While the Derby’s winner is under suspicion, the second “jewel” in racing’s Triple Crown, The Preakness, takes place in five days. Medina Spirit will run, even as his legitimacy as Kentucky Derby is in doubt.
The Kentucky Derby is the only horse race most Americans know anything about or pay attention to: a cheating scandal in the Derby is racing’s equivalent of baseball’s 1919 fixed World Series. The difference is that baseball was on the ascendant in 1919, while horse racing today is is barely hanging on by its hooves. Moreover, drugging in horse racing has been epidemic for decades.
The last time Ethics Alarms discussed Imran Awan was on August 11, 2017. Before we get to that, however, let me refresh your memory about the story, an example of the mainstream news media leaving the reporting of news damaging to Democrats to the so-called “conservative media,” so they could call the whole thing a fever dream of the Right.
Up to the moment he was arrested for bank fraud as he attempted to leave the country for Pakistan, Imran Awan was being paid by Rep. Debbie Wasserman Schultz, former chair of the Democratic National Committee, former Hillary Clinton campaign staffer (added immediately and shamelessly after having to resign after being revealed as leading the rigging of the nomination against Bernie Sanders and for Hillary), and hilariously dishonest spinner for Barack Obama for eight years, as her trusted IT employee.
Aswan’s wife, Hina Alvi, was also in the family business of being paid by Democrats. She had already fled the country with her three young daughters. The Awans had fraudulenty acquired a $165,000 loan from the Congressional Federal Credit Union, and sent it home to Pakistan. Aswan’s position with the DNC and Wasserman-Schultz had given him and his relatives in various Hill IT departments years of access to the e-mails and electronic files of members of the House’s Intelligence and Foreign Affairs Committees. They were at very least, the evidence shows, stealing computer equipment.
The Democrats fired all of the Awans except, oddly, for Awan himself, who stayed on Wasserman’s staff. The perpetually incompetent and shady Congresswoman kept him in a job that allowed access to the work product and communications of members of United States Congress right up until he was arrested.
Why were they given access to highly sensitive government information? Ordinarily, that requires a security clearance, awarded only after a background check that peruses ties to foreign countries, associations with unsavory characters, and vulnerability to blackmail. These characters could not possibly have qualified. Never mind access; it’s hard to fathom how they retained their jobs…the [Aswans were] involved in various suspicious mortgage transfers. Abid Awan [Imran’s brother], while working “full-time” in Congress, ran a curious auto-retail business called “Cars International A” (yes, CIA), through which he was accused of stealing money and merchandise. In 2012, he discharged debts in bankruptcy (while scheming to keep his real-estate holdings). Congressional Democrats hired Abid despite his drunk-driving conviction a month before he started at the House, and they retained him despite his public-drunkenness arrest a month after. Beyond that, he and Imran both committed sundry vehicular offenses. In civil lawsuits, they are accused of life-insurance fraud. Congressional Democrats hired Abid despite his drunk-driving conviction a month before he started at the House, and they retained him despite his public-drunkenness arrest a month after. Democrats now say that any access to sensitive information was “unauthorized.”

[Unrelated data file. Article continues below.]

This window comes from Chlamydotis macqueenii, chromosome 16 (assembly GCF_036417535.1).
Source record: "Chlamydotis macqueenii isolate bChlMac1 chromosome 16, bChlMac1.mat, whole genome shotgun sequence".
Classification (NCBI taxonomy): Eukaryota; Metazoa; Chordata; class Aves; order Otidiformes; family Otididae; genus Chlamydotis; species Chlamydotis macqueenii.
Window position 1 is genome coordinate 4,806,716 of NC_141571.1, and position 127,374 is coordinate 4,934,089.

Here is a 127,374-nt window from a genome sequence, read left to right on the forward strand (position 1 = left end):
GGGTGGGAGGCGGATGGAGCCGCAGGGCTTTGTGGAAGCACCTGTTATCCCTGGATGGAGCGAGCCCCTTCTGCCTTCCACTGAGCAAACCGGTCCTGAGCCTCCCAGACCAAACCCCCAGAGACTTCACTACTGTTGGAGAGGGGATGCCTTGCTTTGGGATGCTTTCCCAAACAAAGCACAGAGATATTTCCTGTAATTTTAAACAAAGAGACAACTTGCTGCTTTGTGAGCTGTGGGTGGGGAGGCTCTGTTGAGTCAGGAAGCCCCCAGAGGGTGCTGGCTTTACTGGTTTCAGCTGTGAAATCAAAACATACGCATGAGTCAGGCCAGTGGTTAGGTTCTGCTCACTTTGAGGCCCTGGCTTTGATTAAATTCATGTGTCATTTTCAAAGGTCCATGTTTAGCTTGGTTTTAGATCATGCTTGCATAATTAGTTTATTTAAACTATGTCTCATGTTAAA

But how hard could it have been to get “unauthorized” access when House Intelligence Committee Dems wanted their staffers to have unbounded access? In 2016, they wrote a letter to an appropriations subcommittee seeking funding so their staffers could obtain “Top Secret — Sensitive Compartmented Information” clearances. TS/SCI is the highest-level security classification. Awan family members were working for a number of the letter’s signatories. Democratic members, of course, would not make such a request without coordination with leadership. Did I mention that the ranking member on the appropriations subcommittee to whom the letter was addressed was Debbie Wasserman Schultz? Why has the investigation taken so long? Why so little enforcement action until this week? Why, most of all, were Wasserman Schultz and her fellow Democrats so indulgent of the Awans?